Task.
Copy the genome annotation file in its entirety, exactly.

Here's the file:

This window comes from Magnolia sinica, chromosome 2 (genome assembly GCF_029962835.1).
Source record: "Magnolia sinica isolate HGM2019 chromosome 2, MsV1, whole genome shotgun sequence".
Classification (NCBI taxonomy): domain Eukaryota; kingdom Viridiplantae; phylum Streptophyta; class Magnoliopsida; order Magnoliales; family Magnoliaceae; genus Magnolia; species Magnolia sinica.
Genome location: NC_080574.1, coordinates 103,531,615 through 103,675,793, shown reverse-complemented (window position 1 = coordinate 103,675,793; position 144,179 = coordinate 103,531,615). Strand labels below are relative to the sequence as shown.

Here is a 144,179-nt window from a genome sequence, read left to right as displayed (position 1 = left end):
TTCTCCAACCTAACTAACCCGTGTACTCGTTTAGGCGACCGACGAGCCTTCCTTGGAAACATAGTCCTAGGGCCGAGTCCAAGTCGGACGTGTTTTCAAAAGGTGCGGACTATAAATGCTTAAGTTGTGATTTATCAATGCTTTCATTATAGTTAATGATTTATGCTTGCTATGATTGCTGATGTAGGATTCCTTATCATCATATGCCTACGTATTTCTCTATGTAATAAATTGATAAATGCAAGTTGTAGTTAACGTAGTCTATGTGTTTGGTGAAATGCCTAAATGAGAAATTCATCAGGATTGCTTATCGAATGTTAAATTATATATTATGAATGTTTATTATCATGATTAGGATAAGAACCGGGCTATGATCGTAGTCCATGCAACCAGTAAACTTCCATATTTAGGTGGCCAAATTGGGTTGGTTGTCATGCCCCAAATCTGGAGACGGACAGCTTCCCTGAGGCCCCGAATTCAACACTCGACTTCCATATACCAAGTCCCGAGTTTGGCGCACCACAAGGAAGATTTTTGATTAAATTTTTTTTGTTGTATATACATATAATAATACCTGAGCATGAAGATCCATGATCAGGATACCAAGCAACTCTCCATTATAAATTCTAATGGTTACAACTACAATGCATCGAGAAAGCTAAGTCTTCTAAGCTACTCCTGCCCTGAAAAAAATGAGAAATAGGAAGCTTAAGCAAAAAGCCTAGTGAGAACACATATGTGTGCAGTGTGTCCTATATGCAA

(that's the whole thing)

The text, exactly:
This window comes from Magnolia sinica, chromosome 2 (genome assembly GCF_029962835.1).
Source record: "Magnolia sinica isolate HGM2019 chromosome 2, MsV1, whole genome shotgun sequence".
Classification (NCBI taxonomy): domain Eukaryota; kingdom Viridiplantae; phylum Streptophyta; class Magnoliopsida; order Magnoliales; family Magnoliaceae; genus Magnolia; species Magnolia sinica.
Genome location: NC_080574.1, coordinates 103,531,615 through 103,675,793, shown reverse-complemented (window position 1 = coordinate 103,675,793; position 144,179 = coordinate 103,531,615). Strand labels below are relative to the sequence as shown.

Here is a 144,179-nt window from a genome sequence, read left to right as displayed (position 1 = left end):
TTCTCCAACCTAACTAACCCGTGTACTCGTTTAGGCGACCGACGAGCCTTCCTTGGAAACATAGTCCTAGGGCCGAGTCCAAGTCGGACGTGTTTTCAAAAGGTGCGGACTATAAATGCTTAAGTTGTGATTTATCAATGCTTTCATTATAGTTAATGATTTATGCTTGCTATGATTGCTGATGTAGGATTCCTTATCATCATATGCCTACGTATTTCTCTATGTAATAAATTGATAAATGCAAGTTGTAGTTAACGTAGTCTATGTGTTTGGTGAAATGCCTAAATGAGAAATTCATCAGGATTGCTTATCGAATGTTAAATTATATATTATGAATGTTTATTATCATGATTAGGATAAGAACCGGGCTATGATCGTAGTCCATGCAACCAGTAAACTTCCATATTTAGGTGGCCAAATTGGGTTGGTTGTCATGCCCCAAATCTGGAGACGGACAGCTTCCCTGAGGCCCCGAATTCAACACTCGACTTCCATATACCAAGTCCCGAGTTTGGCGCACCACAAGGAAGATTTTTGATTAAATTTTTTTTGTTGTATATACATATAATAATACCTGAGCATGAAGATCCATGATCAGGATACCAAGCAACTCTCCATTATAAATTCTAATGGTTACAACTACAATGCATCGAGAAAGCTAAGTCTTCTAAGCTACTCCTGCCCTGAAAAAAATGAGAAATAGGAAGCTTAAGCAAAAAGCCTAGTGAGAACACATATGTGTGCAGTGTGTCCTATATGCAA